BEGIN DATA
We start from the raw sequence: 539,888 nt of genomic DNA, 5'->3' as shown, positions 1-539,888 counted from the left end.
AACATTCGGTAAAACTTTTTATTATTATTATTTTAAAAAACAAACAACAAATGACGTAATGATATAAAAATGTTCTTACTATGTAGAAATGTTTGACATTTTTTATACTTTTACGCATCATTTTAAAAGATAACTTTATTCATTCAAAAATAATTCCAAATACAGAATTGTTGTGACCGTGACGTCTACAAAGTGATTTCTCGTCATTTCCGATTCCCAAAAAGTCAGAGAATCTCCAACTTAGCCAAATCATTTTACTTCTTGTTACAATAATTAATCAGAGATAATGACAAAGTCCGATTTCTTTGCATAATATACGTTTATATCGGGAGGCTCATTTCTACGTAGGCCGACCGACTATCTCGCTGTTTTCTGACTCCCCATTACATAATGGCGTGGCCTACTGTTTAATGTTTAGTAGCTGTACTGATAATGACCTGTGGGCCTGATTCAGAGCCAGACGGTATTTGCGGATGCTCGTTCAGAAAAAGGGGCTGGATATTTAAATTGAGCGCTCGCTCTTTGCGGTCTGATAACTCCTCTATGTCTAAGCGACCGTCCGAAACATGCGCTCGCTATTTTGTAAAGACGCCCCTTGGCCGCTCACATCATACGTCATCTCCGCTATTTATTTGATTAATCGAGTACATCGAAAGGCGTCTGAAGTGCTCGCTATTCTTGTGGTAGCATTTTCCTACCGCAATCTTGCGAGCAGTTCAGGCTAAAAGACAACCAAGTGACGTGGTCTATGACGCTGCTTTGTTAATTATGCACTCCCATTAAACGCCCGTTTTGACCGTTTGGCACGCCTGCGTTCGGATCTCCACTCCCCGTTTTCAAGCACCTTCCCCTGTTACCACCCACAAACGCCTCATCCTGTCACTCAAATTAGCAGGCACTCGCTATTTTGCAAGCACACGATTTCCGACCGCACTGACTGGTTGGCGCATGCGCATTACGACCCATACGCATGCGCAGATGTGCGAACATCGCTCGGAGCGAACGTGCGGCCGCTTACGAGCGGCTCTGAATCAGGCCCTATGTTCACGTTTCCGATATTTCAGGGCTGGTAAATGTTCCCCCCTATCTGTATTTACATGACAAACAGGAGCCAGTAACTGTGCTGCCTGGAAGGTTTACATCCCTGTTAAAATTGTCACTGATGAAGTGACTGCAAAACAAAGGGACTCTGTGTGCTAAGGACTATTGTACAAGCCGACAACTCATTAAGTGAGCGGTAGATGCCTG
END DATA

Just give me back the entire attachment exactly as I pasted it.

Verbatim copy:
We start from the raw sequence: 539,888 nt of genomic DNA, 5'->3' as shown, positions 1-539,888 counted from the left end.
AACATTCGGTAAAACTTTTTATTATTATTATTTTAAAAAACAAACAACAAATGACGTAATGATATAAAAATGTTCTTACTATGTAGAAATGTTTGACATTTTTTATACTTTTACGCATCATTTTAAAAGATAACTTTATTCATTCAAAAATAATTCCAAATACAGAATTGTTGTGACCGTGACGTCTACAAAGTGATTTCTCGTCATTTCCGATTCCCAAAAAGTCAGAGAATCTCCAACTTAGCCAAATCATTTTACTTCTTGTTACAATAATTAATCAGAGATAATGACAAAGTCCGATTTCTTTGCATAATATACGTTTATATCGGGAGGCTCATTTCTACGTAGGCCGACCGACTATCTCGCTGTTTTCTGACTCCCCATTACATAATGGCGTGGCCTACTGTTTAATGTTTAGTAGCTGTACTGATAATGACCTGTGGGCCTGATTCAGAGCCAGACGGTATTTGCGGATGCTCGTTCAGAAAAAGGGGCTGGATATTTAAATTGAGCGCTCGCTCTTTGCGGTCTGATAACTCCTCTATGTCTAAGCGACCGTCCGAAACATGCGCTCGCTATTTTGTAAAGACGCCCCTTGGCCGCTCACATCATACGTCATCTCCGCTATTTATTTGATTAATCGAGTACATCGAAAGGCGTCTGAAGTGCTCGCTATTCTTGTGGTAGCATTTTCCTACCGCAATCTTGCGAGCAGTTCAGGCTAAAAGACAACCAAGTGACGTGGTCTATGACGCTGCTTTGTTAATTATGCACTCCCATTAAACGCCCGTTTTGACCGTTTGGCACGCCTGCGTTCGGATCTCCACTCCCCGTTTTCAAGCACCTTCCCCTGTTACCACCCACAAACGCCTCATCCTGTCACTCAAATTAGCAGGCACTCGCTATTTTGCAAGCACACGATTTCCGACCGCACTGACTGGTTGGCGCATGCGCATTACGACCCATACGCATGCGCAGATGTGCGAACATCGCTCGGAGCGAACGTGCGGCCGCTTACGAGCGGCTCTGAATCAGGCCCTATGTTCACGTTTCCGATATTTCAGGGCTGGTAAATGTTCCCCCCTATCTGTATTTACATGACAAACAGGAGCCAGTAACTGTGCTGCCTGGAAGGTTTACATCCCTGTTAAAATTGTCACTGATGAAGTGACTGCAAAACAAAGGGACTCTGTGTGCTAAGGACTATTGTACAAGCCGACAACTCATTAAGTGAGCGGTAGATGCCTG